Susan Eisen

Susan Eisen
February 19th, 2019
Pop star Katy Perry announced her Valentine's Day engagement to Lord of the Rings alum Orlando Bloom with an Instagram selfie showing off a ring with a deep pink center stone in a flower-shaped diamond cluster setting.



Both Perry, 34, and Bloom, 44, featured the photo on their Instagram pages. Perry's was cleverly captioned "full bloom" and Bloom's was titled "Lifetimes."

Bloom picked an unusual, fanciful, Edwardian-inspired ring for Perry, who is famous for her colorful style and sometimes-outrageous fashion choices.

Perry and Bloom have yet to confirm the identity of the oval-shaped center stone. Some pundits believe it's a ruby, while others are calling it a pink sapphire, or a pink diamond.

That's why the same experts have offered a wide range of retail values — from $25,000 to $5 million.

The oval gemstone is estimated to weigh 2 carats, while the eight complementary diamond "petals" are estimated to weigh a total of 2.5 carats.

Antique jewelry expert Stephen Feuerman told harpersbazaar.com that Perry's new engagement ring reflects a cluster style that first became popular at the turn of the last century. Since then, the style has been revived in a number of famous engagement rings, including the blue sapphire and diamond ring that Prince Charles presented to Princess Diana. More recently, Princess Eugenie's engagement ring featured a cluster setting with a padparadscha sapphire at its center.

This will be the second marriage for both Perry and Bloom. The pop star tied the knot with actor Russell Brand in 2010, the same year Bloom married supermodel Miranda Kerr.

People.com pointed out that Bloom seems to have a fondness for cluster-style engagement rings. The ring he gave to Kerr was similar to Perry's, except that Kerr's had a diamond center stone and was set in white metal. Perry's has a colorful center stone and is set in yellow gold.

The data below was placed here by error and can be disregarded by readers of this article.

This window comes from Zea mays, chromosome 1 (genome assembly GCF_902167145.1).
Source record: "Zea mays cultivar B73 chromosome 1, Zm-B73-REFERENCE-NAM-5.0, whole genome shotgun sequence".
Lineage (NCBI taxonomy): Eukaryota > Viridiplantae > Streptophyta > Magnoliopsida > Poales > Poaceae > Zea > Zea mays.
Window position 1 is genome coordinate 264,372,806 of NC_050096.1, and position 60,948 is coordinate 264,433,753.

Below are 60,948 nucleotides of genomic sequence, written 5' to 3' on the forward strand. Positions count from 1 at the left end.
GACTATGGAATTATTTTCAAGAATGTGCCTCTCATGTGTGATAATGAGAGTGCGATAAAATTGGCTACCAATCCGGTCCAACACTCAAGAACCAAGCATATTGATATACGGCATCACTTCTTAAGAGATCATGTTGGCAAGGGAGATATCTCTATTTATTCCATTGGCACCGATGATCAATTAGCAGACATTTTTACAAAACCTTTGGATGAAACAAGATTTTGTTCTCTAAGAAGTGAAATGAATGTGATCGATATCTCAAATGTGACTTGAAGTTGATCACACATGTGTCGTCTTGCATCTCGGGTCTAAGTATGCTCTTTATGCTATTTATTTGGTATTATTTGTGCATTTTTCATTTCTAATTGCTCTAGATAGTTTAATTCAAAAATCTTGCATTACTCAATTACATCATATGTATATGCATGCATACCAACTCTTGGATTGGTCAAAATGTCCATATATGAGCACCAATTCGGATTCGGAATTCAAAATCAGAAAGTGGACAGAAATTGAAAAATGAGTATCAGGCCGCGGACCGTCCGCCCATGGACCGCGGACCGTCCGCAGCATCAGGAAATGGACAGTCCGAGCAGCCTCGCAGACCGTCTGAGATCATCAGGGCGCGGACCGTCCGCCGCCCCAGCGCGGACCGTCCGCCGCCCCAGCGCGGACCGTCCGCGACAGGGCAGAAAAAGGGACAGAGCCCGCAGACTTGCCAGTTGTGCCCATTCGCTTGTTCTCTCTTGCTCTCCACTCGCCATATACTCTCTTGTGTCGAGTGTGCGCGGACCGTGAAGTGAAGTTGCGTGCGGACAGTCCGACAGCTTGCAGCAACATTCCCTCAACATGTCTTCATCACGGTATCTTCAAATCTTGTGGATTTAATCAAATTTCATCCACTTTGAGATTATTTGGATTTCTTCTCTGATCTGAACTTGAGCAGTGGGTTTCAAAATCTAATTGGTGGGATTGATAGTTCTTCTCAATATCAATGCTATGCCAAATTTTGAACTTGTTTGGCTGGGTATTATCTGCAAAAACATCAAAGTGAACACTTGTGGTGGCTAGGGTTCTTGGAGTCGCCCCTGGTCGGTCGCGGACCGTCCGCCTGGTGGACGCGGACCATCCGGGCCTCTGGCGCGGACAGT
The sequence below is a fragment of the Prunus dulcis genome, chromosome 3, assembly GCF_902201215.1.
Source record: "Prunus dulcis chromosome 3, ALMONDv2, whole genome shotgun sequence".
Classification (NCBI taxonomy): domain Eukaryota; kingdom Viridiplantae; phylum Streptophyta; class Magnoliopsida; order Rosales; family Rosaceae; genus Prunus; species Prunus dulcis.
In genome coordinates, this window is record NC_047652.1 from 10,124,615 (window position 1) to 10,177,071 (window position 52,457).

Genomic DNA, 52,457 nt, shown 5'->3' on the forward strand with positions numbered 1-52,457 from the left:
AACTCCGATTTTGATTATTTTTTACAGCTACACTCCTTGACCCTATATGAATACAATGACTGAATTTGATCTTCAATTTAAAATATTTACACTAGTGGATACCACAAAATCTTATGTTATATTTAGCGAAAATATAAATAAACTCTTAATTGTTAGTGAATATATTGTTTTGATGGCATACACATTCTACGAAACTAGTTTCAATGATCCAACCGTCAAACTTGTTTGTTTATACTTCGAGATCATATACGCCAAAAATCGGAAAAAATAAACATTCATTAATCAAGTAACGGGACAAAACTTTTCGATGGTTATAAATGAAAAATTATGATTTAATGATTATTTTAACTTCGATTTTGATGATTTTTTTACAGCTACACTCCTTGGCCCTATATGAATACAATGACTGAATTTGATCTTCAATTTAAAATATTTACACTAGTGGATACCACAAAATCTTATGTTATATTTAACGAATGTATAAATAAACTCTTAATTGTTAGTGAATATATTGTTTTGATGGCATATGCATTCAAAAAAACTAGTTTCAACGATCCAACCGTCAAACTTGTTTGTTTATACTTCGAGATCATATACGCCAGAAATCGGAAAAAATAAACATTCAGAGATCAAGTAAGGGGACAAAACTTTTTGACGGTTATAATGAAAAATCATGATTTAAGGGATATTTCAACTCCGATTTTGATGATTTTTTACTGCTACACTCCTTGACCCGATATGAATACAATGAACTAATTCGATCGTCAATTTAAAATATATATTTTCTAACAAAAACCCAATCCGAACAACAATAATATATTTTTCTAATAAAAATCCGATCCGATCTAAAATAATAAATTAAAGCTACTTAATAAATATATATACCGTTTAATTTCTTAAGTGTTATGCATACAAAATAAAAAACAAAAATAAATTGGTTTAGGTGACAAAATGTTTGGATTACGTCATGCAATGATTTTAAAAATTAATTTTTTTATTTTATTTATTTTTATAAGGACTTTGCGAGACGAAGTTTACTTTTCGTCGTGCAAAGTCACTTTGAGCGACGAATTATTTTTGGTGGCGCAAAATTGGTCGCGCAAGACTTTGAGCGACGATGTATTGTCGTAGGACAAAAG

Perry and Bloom began dating in 2016, but broke up briefly in March of 2017. The romance was rekindled in 2018.

Credit: Photo via Instagram.com/katyperry.
February 15th, 2019
Welcome to Music Friday when we bring you classic songs with jewelry, gemstones or precious metals in the lyrics or title. Today, crooner Dean Martin makes a very special purchase at a Naples, Italy, jewelry shop in the 1958 classic, "Buona Sera."



In the song, Martin tells the story of two lovers enjoying a moonlit evening in the picturesque Italian city on the Mediterranean Sea. Although it's late and he must say "goodnight," he promises to buy a ring for her early the next day.

He sings, "In the morning signorina we'll go walking / Where the mountains help the moon come in to sight / And by the little jewelry shop we'll stop and linger / While I buy a wedding ring for your finger / In the meantime let me tell you that I love you / Buona sera signorina kiss me goodnight / Buona sera signorina kiss me goodnight."

Written by the team of Peter De Rose and Carl Sigman, "Buona Sera" — which means "good evening" in Italian — was originally made famous by Louis Prima and His Orchestra in 1956. Two years later, it would be covered by "The King of Cool" and legendary member of the "Rat Pack," Dean Martin.

Although he was born in Steubenville, Ohio, Martin always embraced his family's heritage. His dad was born in Italy and his mother was Italian-American. With its Italian lyrics and descriptions of Napoli (Italian for Naples), "Buona Sera" was a natural fit for his 1958 album, This Is Dean Martin.

Martin became one of the most popular entertainers of his time, churning out dozens of hit songs and appearing on the big screen with his comedy partner, Jerry Lewis. He seemed to exude effortless charisma and self assurance, but his journey to stardom was not a smooth one.

Born Dino Paul Crocetti in 1917, Martin's first language was Italian and he didn't start learning English until he entered school at the age of five. His lack of English skills made him a target of neighborhood bullies. He dropped out of school in 10th grade because he believed he was smarter than his teachers. The teenager made ends meet by bootlegging liquor, working in a steel mill and dealing blackjack at a speakeasy. He also became a welterweight boxer.